On April 5, 2013, the Department of Justice (DOJ) unsealed charges against four former executives of BizJet International Sales and Support, Inc., the U.S.-based subsidiary of Lufthansa Technik, AG, a company that provides aircraft maintenance, repair and overhaul services for alleged bribery payments in Latin America. This news comes less than 30 days since our last blog entry, that quoted the warning by Department of Justice, FCPA Assistant Chief James Koukios, who said that the DOJ has “a lot of cases in the hopper” pertaining to Latin America. What can we learn from the latest case unsealed by the DOJ?
For those of you who missed it, the Bizjet case is not new. The individual prosecutions are new but the underlying case is not. It does make sense for our purposes to refresh our minds about the BizJet case back in March 2012. If you recall, back on
BizJet’s indirect parent company did not escape sanctions either. DOJ stated in 2012 that, “BizJet’s indirect parent company, Lufthansa Technik AG, itself a German provider of aircraft-related services, entered into an agreement with the department in connection with the unlawful payments by BizJet and its directors, officers, employees and agents. The department has agreed not to prosecute Lufthansa Technik provided that Lufthansa Technik satisfies its obligations under the agreement for a period of three years. Those obligations include ongoing cooperation and the continued implementation of rigorous internal controls.’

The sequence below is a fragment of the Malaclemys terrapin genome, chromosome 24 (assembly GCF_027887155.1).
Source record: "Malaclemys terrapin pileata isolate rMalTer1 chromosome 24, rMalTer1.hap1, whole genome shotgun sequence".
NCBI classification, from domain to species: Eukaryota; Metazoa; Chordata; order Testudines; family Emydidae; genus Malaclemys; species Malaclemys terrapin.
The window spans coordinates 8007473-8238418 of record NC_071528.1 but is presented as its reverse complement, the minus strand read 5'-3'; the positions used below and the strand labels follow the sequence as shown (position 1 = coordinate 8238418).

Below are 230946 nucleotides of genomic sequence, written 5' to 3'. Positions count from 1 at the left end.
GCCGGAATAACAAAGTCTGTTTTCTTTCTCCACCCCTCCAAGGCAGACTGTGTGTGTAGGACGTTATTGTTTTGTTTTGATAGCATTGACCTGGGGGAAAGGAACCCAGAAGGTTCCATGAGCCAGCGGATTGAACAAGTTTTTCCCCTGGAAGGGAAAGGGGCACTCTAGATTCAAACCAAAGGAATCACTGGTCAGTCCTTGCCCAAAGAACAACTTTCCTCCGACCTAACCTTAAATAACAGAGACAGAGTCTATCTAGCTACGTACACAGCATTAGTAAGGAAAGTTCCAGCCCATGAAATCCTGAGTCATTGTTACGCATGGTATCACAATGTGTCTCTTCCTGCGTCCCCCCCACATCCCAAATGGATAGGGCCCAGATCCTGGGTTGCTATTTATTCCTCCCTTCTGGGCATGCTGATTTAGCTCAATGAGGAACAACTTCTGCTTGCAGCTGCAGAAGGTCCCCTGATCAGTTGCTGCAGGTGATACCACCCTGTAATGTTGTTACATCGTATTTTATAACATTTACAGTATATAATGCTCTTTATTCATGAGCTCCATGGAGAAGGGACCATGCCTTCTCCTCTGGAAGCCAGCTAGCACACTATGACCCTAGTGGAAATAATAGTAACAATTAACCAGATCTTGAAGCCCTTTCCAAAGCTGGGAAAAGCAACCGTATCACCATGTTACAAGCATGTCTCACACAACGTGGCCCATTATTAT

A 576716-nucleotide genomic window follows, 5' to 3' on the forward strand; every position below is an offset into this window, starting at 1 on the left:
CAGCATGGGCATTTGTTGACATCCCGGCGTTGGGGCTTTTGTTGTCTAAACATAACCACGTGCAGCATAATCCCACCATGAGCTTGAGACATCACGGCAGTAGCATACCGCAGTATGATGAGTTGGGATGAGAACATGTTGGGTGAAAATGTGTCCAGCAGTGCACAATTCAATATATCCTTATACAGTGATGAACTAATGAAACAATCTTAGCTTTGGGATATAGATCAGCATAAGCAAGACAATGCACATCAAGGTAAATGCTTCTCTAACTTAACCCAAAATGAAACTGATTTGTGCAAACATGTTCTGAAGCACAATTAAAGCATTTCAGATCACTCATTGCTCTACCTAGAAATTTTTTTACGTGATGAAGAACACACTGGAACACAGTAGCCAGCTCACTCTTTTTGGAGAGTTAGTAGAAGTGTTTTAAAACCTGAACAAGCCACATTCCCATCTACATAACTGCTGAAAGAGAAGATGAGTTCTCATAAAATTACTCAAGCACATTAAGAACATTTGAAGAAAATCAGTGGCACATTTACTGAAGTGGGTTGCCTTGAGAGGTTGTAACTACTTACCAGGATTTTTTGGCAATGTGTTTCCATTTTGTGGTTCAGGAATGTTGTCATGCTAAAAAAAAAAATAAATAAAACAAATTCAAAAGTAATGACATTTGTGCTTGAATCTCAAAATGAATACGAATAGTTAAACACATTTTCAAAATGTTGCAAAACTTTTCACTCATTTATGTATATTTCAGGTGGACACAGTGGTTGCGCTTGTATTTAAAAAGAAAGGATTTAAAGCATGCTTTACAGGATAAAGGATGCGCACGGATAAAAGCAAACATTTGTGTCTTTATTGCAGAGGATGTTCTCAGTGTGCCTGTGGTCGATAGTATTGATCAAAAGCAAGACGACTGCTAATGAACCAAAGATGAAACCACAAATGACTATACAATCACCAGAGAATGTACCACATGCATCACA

It is important to note for companies facing FCPA investigations that in the BizJet case the DOJ gave credit to BizJet for a number of important remedial actions, “The agreements acknowledge BizJet’s and Lufthansa Technik’s voluntary disclosure of the FCPA violations to the department and their extraordinary cooperation, including conducting an extensive internal investigation, voluntarily making U.S. and foreign employees available for interviews, and collecting, analyzing and organizing voluminous evidence and information for the department. In addition, BizJet and Lufthansa Technik engaged in extensive remediation, including terminating the officers and employees responsible for the corrupt payments, enhancing their due-diligence protocol for third-party agents and consultants, and heightening review of proposals and other transactional documents for all BizJet contracts.” It is difficult to ascertain the precise financial value of BizJet’s efforts, but nonetheless, there appears to be some merit to the DOJ’s claims.